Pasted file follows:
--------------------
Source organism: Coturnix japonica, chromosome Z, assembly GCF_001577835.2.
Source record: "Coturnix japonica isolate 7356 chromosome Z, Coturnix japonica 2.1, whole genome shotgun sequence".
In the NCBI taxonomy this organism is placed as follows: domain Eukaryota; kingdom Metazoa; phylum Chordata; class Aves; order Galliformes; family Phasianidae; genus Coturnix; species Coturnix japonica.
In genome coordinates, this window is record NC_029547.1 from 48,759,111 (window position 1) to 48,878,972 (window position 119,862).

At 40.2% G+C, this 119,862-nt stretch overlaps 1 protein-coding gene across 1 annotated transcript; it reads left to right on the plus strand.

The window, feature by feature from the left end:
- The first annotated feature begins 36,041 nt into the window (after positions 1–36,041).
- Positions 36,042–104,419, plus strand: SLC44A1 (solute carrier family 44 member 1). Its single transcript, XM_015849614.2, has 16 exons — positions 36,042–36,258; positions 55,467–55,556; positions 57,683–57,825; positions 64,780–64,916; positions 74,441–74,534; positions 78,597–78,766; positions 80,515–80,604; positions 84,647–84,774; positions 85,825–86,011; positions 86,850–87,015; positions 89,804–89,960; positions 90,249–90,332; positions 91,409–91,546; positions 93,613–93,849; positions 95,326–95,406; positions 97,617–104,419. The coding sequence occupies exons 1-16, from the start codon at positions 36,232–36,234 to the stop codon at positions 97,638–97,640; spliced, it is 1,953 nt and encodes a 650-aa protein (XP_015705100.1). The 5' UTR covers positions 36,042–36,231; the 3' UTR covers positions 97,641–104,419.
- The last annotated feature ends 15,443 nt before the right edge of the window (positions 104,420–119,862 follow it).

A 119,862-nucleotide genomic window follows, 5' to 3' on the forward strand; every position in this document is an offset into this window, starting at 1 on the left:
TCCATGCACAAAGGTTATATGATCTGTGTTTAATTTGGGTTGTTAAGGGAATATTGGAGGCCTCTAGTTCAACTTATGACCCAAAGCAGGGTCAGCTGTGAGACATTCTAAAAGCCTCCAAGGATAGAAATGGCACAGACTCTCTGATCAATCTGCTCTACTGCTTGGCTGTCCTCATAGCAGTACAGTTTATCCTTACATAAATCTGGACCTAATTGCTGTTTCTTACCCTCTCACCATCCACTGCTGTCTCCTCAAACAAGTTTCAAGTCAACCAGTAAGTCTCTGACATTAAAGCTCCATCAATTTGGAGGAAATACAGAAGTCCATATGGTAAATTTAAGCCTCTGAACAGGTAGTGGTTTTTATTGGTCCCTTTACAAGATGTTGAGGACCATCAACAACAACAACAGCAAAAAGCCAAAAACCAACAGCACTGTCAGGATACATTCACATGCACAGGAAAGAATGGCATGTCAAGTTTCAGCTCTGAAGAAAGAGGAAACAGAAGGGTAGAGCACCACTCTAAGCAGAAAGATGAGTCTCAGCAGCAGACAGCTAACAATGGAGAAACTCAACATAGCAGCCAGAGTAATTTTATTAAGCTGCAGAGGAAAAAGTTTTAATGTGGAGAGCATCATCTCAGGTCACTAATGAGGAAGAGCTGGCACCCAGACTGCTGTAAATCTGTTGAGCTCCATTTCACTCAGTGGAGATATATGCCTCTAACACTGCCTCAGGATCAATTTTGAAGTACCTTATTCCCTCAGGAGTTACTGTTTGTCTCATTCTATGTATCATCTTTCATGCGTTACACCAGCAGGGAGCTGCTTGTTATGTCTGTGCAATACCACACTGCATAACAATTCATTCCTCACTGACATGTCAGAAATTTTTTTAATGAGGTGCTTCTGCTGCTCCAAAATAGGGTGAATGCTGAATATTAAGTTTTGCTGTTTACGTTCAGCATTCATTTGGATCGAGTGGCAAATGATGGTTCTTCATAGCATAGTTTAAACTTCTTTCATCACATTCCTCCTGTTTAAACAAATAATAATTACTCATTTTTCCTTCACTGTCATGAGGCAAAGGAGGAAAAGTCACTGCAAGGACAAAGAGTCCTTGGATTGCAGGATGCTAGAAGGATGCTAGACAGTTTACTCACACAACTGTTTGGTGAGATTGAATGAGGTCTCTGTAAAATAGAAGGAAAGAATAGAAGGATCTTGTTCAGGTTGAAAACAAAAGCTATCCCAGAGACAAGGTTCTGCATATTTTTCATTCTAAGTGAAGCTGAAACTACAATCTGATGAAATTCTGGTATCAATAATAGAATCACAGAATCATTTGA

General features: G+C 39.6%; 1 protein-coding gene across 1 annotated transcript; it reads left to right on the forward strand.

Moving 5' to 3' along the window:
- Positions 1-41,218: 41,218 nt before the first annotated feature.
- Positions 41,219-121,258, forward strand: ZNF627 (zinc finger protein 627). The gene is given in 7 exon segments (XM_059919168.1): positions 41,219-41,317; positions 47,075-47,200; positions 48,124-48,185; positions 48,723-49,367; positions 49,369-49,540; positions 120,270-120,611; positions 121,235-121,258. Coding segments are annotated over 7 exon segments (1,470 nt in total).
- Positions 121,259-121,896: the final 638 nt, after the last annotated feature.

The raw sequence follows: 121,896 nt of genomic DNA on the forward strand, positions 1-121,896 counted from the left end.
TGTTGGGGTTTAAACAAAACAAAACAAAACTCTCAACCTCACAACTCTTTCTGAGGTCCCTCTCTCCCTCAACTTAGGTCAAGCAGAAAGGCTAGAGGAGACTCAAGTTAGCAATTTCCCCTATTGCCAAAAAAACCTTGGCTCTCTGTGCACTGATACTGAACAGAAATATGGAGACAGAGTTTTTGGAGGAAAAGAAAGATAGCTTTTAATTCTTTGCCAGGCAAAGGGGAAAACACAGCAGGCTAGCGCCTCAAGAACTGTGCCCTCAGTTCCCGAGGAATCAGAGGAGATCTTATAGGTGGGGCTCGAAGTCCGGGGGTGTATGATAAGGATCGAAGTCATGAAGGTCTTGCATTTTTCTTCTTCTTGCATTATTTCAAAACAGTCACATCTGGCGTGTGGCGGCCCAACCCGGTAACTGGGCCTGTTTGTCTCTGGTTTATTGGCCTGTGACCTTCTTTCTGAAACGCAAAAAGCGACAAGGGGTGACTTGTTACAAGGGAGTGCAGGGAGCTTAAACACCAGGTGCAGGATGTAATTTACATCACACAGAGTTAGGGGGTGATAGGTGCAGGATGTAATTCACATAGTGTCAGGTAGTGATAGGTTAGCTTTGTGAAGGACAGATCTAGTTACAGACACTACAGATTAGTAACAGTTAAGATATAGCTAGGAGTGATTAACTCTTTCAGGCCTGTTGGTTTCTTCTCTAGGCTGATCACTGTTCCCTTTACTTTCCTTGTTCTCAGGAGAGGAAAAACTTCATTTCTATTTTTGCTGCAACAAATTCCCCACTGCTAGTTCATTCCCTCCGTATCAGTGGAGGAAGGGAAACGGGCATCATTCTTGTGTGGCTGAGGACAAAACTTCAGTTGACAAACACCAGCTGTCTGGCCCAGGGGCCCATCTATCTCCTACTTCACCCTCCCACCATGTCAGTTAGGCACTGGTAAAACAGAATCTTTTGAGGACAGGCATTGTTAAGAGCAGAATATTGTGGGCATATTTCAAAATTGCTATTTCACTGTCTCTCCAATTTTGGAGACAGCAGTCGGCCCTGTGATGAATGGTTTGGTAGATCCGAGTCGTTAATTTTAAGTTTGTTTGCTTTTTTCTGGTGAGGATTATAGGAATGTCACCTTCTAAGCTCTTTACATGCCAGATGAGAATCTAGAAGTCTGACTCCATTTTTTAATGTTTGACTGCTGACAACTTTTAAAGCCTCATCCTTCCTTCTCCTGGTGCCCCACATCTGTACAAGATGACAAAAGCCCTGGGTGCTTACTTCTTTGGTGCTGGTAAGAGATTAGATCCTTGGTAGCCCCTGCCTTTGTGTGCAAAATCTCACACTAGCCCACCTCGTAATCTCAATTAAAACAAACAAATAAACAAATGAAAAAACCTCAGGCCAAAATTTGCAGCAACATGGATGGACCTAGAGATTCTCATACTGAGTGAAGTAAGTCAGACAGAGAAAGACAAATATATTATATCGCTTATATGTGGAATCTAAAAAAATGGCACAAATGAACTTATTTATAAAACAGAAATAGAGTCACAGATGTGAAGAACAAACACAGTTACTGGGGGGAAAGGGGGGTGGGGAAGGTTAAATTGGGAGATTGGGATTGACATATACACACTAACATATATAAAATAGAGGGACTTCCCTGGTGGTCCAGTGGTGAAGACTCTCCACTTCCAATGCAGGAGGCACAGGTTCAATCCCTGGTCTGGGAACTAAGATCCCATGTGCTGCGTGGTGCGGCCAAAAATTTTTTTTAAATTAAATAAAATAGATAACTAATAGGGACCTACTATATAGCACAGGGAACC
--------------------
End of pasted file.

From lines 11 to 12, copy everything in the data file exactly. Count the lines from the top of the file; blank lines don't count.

TCCATGCACAAAGGTTATATGATCTGTGTTTAATTTGGGTTGTTAAGGGAATATTGGAGGCCTCTAGTTCAACTTATGACCCAAAGCAGGGTCAGCTGTGAGACATTCTAAAAGCCTCCAAGGATAGAAATGGCACAGACTCTCTGATCAATCTGCTCTACTGCTTGGCTGTCCTCATAGCAGTACAGTTTATCCTTACATAAATCTGGACCTAATTGCTGTTTCTTACCCTCTCACCATCCACTGCTGTCTCCTCAAACAAGTTTCAAGTCAACCAGTAAGTCTCTGACATTAAAGCTCCATCAATTTGGAGGAAATACAGAAGTCCATATGGTAAATTTAAGCCTCTGAACAGGTAGTGGTTTTTATTGGTCCCTTTACAAGATGTTGAGGACCATCAACAACAACAACAGCAAAAAGCCAAAAACCAACAGCACTGTCAGGATACATTCACATGCACAGGAAAGAATGGCATGTCAAGTTTCAGCTCTGAAGAAAGAGGAAACAGAAGGGTAGAGCACCACTCTAAGCAGAAAGATGAGTCTCAGCAGCAGACAGCTAACAATGGAGAAACTCAACATAGCAGCCAGAGTAATTTTATTAAGCTGCAGAGGAAAAAGTTTTAATGTGGAGAGCATCATCTCAGGTCACTAATGAGGAAGAGCTGGCACCCAGACTGCTGTAAATCTGTTGAGCTCCATTTCACTCAGTGGAGATATATGCCTCTAACACTGCCTCAGGATCAATTTTGAAGTACCTTATTCCCTCAGGAGTTACTGTTTGTCTCATTCTATGTATCATCTTTCATGCGTTACACCAGCAGGGAGCTGCTTGTTATGTCTGTGCAATACCACACTGCATAACAATTCATTCCTCACTGACATGTCAGAAATTTTTTTAATGAGGTGCTTCTGCTGCTCCAAAATAGGGTGAATGCTGAATATTAAGTTTTGCTGTTTACGTTCAGCATTCATTTGGATCGAGTGGCAAATGATGGTTCTTCATAGCATAGTTTAAACTTCTTTCATCACATTCCTCCTGTTTAAACAAATAATAATTACTCATTTTTCCTTCACTGTCATGAGGCAAAGGAGGAAAAGTCACTGCAAGGACAAAGAGTCCTTGGATTGCAGGATGCTAGAAGGATGCTAGACAGTTTACTCACACAACTGTTTGGTGAGATTGAATGAGGTCTCTGTAAAATAGAAGGAAAGAATAGAAGGATCTTGTTCAGGTTGAAAACAAAAGCTATCCCAGAGACAAGGTTCTGCATATTTTTCATTCTAAGTGAAGCTGAAACTACAATCTGATGAAATTCTGGTATCAATAATAGAATCACAGAATCATTTGA

General features: G+C 39.6%; 1 protein-coding gene across 1 annotated transcript; it reads left to right on the forward strand.